Inhibition of breast cancer metastasis using heparinoids. Treatment for 28 days with 600 IU/kg/d heparin decreased the number of lung metastases by 87% (P < 0.0001) compared with the PBS-treated control group (Fig. 6A). The number of lesions in the heparin-treated group was so small that comparison of lesion area with PBS-treated control animals did not reach statistical significance (Fig. 6A), although the trend was for smaller lesions in the heparin-treated animals. Cell lines were rederived from metastatic lesions in the lung of some PBS-treated control animals and showed expression of human CXCR4 at both mRNA and protein levels (data not shown).
A therapeutic dose of 175 IU/kg/d tinzaparin was also chosen for this study, as this is used in patients to treat thromboses. Peak anticoagulant activity occurred 4 h after injection, and at this time point, the anti-Xa activity in the mouse was 0.51; this lies within the pharmacologic therapeutic range (0.5-1.0). Treatment for 28 days with this therapeutic dose of tinzaparin led to a 23% reduction in the number of lung metastases (P < 0.01) and an average 46% reduction in the area of lung metastases (P < 0.0001) compared with PBS-treated mice (Fig. 6B, D, and E).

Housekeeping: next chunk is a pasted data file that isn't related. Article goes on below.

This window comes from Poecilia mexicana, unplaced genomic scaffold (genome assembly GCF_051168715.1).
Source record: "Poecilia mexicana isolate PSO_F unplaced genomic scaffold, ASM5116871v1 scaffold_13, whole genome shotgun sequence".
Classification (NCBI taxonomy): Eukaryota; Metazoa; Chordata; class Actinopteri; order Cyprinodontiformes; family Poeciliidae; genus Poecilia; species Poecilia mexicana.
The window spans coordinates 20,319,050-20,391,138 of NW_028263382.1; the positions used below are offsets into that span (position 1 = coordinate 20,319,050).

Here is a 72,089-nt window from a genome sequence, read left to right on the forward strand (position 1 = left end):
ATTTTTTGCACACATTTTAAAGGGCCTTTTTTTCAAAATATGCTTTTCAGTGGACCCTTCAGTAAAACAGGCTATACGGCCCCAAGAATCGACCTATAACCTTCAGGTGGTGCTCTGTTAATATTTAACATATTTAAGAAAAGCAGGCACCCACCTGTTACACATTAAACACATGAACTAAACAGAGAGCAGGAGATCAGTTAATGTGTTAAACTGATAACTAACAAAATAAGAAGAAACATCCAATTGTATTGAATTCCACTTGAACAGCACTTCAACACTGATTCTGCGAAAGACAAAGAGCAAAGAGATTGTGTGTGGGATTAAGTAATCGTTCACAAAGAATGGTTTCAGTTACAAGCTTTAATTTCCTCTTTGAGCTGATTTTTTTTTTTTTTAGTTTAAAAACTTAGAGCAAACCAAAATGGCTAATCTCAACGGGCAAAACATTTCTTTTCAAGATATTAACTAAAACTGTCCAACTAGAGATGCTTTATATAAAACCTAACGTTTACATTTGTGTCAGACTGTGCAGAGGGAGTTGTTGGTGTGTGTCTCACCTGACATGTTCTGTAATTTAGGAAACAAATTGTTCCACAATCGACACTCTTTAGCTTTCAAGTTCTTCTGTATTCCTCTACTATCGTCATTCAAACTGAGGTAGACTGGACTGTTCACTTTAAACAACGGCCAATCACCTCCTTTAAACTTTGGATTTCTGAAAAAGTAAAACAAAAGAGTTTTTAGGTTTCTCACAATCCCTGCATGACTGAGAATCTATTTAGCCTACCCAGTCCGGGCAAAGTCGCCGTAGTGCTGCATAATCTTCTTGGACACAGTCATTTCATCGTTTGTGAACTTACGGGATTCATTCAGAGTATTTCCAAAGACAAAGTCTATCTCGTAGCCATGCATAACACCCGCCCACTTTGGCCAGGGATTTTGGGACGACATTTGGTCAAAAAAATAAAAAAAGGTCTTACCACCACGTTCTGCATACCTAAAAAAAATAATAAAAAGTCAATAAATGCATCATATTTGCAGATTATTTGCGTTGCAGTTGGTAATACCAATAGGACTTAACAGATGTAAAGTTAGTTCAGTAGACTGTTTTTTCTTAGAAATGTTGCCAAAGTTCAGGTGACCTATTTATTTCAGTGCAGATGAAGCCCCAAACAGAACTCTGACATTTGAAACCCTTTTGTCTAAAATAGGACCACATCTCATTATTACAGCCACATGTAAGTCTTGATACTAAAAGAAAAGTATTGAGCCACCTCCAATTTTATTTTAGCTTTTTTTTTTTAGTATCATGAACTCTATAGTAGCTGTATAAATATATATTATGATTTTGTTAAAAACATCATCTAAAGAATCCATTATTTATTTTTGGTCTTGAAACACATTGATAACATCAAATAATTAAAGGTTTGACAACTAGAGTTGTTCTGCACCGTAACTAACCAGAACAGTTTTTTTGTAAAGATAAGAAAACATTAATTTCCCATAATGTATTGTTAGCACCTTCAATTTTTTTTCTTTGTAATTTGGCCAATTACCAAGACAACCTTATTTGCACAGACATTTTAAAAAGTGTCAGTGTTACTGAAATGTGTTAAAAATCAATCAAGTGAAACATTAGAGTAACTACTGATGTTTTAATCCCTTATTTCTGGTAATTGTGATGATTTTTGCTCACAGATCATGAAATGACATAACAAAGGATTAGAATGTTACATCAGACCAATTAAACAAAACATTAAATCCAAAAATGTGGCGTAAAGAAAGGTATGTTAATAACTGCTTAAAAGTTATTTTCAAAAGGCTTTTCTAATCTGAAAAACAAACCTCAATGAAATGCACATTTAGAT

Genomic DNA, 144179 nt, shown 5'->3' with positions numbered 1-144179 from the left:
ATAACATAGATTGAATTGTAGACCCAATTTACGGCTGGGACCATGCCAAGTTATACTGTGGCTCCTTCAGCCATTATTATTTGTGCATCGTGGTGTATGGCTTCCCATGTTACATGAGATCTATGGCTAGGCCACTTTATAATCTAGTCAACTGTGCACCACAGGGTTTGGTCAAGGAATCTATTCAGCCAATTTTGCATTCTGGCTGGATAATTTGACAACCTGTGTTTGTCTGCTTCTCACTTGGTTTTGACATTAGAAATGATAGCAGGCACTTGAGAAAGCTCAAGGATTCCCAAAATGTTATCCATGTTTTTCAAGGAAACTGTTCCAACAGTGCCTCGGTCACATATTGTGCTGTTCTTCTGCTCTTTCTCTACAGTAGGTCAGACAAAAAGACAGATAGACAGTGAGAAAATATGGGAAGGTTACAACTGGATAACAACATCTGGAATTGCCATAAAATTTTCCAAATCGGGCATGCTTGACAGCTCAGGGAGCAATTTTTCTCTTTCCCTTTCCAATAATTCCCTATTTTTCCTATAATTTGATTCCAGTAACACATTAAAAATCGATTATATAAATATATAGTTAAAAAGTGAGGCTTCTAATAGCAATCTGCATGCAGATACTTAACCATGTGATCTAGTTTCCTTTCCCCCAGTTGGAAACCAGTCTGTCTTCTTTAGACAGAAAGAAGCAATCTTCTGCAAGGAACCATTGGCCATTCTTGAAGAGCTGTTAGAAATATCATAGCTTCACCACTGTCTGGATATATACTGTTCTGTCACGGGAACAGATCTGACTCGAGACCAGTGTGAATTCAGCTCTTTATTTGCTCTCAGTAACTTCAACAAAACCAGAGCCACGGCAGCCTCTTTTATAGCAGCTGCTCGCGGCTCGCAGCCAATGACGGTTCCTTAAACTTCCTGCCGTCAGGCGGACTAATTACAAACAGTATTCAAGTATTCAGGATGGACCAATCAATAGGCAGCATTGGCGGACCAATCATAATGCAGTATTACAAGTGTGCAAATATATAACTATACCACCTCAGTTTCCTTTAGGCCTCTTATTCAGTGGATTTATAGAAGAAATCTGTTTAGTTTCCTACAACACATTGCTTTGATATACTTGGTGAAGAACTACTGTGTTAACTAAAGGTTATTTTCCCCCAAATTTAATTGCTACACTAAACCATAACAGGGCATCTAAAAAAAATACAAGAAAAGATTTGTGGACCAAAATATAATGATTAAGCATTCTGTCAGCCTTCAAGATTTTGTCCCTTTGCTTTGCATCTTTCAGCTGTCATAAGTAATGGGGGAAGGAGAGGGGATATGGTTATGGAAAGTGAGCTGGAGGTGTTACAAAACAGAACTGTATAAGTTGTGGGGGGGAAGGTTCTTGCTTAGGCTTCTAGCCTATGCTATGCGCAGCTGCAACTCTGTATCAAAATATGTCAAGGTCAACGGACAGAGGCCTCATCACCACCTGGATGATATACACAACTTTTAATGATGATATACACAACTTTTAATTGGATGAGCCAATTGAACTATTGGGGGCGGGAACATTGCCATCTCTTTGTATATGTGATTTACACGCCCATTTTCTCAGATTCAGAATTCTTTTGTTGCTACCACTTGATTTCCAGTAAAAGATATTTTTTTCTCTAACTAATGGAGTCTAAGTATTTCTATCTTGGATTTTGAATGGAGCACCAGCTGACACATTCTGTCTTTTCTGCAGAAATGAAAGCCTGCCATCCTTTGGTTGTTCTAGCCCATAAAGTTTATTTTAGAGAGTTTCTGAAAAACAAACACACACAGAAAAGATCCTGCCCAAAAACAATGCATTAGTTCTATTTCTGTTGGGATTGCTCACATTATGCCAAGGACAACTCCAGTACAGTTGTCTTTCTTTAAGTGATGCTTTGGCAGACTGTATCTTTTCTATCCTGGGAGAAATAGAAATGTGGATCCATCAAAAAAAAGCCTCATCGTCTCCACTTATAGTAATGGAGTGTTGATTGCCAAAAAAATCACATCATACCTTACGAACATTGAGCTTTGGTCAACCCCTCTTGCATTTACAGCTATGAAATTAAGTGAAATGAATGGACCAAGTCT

Patients undergoing surgery for breast cancer routinely receive a once daily prophylactic dose of tinzaparin in the perioperative period to prevent thromboembolism. Importantly, treatment with this prophylactic dose of 90 IU/kg/d tinzaparin given for 4 days starting at the time of cancer cell injection led to a 71% decrease in the number of metastases (P < 0.05; Fig. 6C), although there was no significant difference identified in the average area of metastatic lesions between the treated and control groups.